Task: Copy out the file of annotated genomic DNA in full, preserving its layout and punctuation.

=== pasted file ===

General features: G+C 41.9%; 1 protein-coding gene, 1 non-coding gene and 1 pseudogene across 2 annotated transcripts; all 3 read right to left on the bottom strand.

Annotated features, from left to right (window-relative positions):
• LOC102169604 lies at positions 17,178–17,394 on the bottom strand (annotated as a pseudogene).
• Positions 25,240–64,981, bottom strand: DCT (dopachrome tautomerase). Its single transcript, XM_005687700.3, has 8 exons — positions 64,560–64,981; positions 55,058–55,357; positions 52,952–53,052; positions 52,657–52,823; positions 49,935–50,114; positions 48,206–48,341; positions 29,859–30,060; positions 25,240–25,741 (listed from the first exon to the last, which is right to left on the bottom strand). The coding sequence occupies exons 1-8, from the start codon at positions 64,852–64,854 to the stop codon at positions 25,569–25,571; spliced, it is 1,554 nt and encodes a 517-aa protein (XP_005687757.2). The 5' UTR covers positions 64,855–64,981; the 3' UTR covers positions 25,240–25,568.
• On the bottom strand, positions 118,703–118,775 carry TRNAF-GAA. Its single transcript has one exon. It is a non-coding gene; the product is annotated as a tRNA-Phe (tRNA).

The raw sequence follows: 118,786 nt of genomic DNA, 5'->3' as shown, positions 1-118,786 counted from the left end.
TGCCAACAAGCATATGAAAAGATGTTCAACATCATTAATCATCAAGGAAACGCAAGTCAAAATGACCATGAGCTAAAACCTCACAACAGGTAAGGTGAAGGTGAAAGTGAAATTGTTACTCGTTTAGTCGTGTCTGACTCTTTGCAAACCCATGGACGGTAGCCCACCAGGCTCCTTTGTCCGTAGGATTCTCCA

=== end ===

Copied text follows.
General features: G+C 41.9%; 1 protein-coding gene, 1 non-coding gene and 1 pseudogene across 2 annotated transcripts; all 3 read right to left on the bottom strand.

Annotated features, from left to right (window-relative positions):
• LOC102169604 lies at positions 17,178–17,394 on the bottom strand (annotated as a pseudogene).
• Positions 25,240–64,981, bottom strand: DCT (dopachrome tautomerase). Its single transcript, XM_005687700.3, has 8 exons — positions 64,560–64,981; positions 55,058–55,357; positions 52,952–53,052; positions 52,657–52,823; positions 49,935–50,114; positions 48,206–48,341; positions 29,859–30,060; positions 25,240–25,741 (listed from the first exon to the last, which is right to left on the bottom strand). The coding sequence occupies exons 1-8, from the start codon at positions 64,852–64,854 to the stop codon at positions 25,569–25,571; spliced, it is 1,554 nt and encodes a 517-aa protein (XP_005687757.2). The 5' UTR covers positions 64,855–64,981; the 3' UTR covers positions 25,240–25,568.
• On the bottom strand, positions 118,703–118,775 carry TRNAF-GAA. Its single transcript has one exon. It is a non-coding gene; the product is annotated as a tRNA-Phe (tRNA).

The raw sequence follows: 118,786 nt of genomic DNA, 5'->3' as shown, positions 1-118,786 counted from the left end.
TGCCAACAAGCATATGAAAAGATGTTCAACATCATTAATCATCAAGGAAACGCAAGTCAAAATGACCATGAGCTAAAACCTCACAACAGGTAAGGTGAAGGTGAAAGTGAAATTGTTACTCGTTTAGTCGTGTCTGACTCTTTGCAAACCCATGGACGGTAGCCCACCAGGCTCCTTTGTCCGTAGGATTCTCCA